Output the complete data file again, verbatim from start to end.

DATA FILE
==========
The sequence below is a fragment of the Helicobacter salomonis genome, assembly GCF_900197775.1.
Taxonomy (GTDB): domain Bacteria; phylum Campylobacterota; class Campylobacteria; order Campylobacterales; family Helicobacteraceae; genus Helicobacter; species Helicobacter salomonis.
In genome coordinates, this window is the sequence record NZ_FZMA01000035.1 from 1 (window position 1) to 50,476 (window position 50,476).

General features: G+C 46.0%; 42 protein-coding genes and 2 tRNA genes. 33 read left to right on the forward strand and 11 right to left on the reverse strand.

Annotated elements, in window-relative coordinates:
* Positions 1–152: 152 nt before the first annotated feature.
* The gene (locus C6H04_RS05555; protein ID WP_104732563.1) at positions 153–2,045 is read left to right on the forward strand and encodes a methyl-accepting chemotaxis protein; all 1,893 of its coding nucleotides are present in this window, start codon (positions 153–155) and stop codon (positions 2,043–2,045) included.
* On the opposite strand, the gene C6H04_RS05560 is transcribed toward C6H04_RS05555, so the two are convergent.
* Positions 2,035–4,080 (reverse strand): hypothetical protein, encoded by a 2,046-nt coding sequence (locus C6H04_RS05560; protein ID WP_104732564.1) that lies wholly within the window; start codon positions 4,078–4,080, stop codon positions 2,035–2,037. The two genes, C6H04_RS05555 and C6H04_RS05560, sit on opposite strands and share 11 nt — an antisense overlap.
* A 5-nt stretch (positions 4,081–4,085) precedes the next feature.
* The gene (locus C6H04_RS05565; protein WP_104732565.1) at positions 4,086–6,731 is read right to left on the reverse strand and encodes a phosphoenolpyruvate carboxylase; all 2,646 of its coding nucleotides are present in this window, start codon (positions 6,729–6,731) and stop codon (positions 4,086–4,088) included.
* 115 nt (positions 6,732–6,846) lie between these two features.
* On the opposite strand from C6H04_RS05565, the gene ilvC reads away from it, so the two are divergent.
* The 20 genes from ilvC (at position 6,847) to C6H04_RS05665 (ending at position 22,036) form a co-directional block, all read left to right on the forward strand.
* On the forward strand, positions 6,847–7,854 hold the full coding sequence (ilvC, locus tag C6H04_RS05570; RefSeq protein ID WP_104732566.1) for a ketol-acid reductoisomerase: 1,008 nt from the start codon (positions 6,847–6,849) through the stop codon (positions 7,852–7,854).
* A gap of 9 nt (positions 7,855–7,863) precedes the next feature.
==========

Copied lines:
The sequence below is a fragment of the Helicobacter salomonis genome, assembly GCF_900197775.1.
Taxonomy (GTDB): domain Bacteria; phylum Campylobacterota; class Campylobacteria; order Campylobacterales; family Helicobacteraceae; genus Helicobacter; species Helicobacter salomonis.
In genome coordinates, this window is the sequence record NZ_FZMA01000035.1 from 1 (window position 1) to 50,476 (window position 50,476).

General features: G+C 46.0%; 42 protein-coding genes and 2 tRNA genes. 33 read left to right on the forward strand and 11 right to left on the reverse strand.

Annotated elements, in window-relative coordinates:
* Positions 1–152: 152 nt before the first annotated feature.
* The gene (locus C6H04_RS05555; protein ID WP_104732563.1) at positions 153–2,045 is read left to right on the forward strand and encodes a methyl-accepting chemotaxis protein; all 1,893 of its coding nucleotides are present in this window, start codon (positions 153–155) and stop codon (positions 2,043–2,045) included.
* On the opposite strand, the gene C6H04_RS05560 is transcribed toward C6H04_RS05555, so the two are convergent.
* Positions 2,035–4,080 (reverse strand): hypothetical protein, encoded by a 2,046-nt coding sequence (locus C6H04_RS05560; protein ID WP_104732564.1) that lies wholly within the window; start codon positions 4,078–4,080, stop codon positions 2,035–2,037. The two genes, C6H04_RS05555 and C6H04_RS05560, sit on opposite strands and share 11 nt — an antisense overlap.
* A 5-nt stretch (positions 4,081–4,085) precedes the next feature.
* The gene (locus C6H04_RS05565; protein WP_104732565.1) at positions 4,086–6,731 is read right to left on the reverse strand and encodes a phosphoenolpyruvate carboxylase; all 2,646 of its coding nucleotides are present in this window, start codon (positions 6,729–6,731) and stop codon (positions 4,086–4,088) included.
* 115 nt (positions 6,732–6,846) lie between these two features.
* On the opposite strand from C6H04_RS05565, the gene ilvC reads away from it, so the two are divergent.
* The 20 genes from ilvC (at position 6,847) to C6H04_RS05665 (ending at position 22,036) form a co-directional block, all read left to right on the forward strand.
* On the forward strand, positions 6,847–7,854 hold the full coding sequence (ilvC, locus tag C6H04_RS05570; RefSeq protein ID WP_104732566.1) for a ketol-acid reductoisomerase: 1,008 nt from the start codon (positions 6,847–6,849) through the stop codon (positions 7,852–7,854).
* A gap of 9 nt (positions 7,855–7,863) precedes the next feature.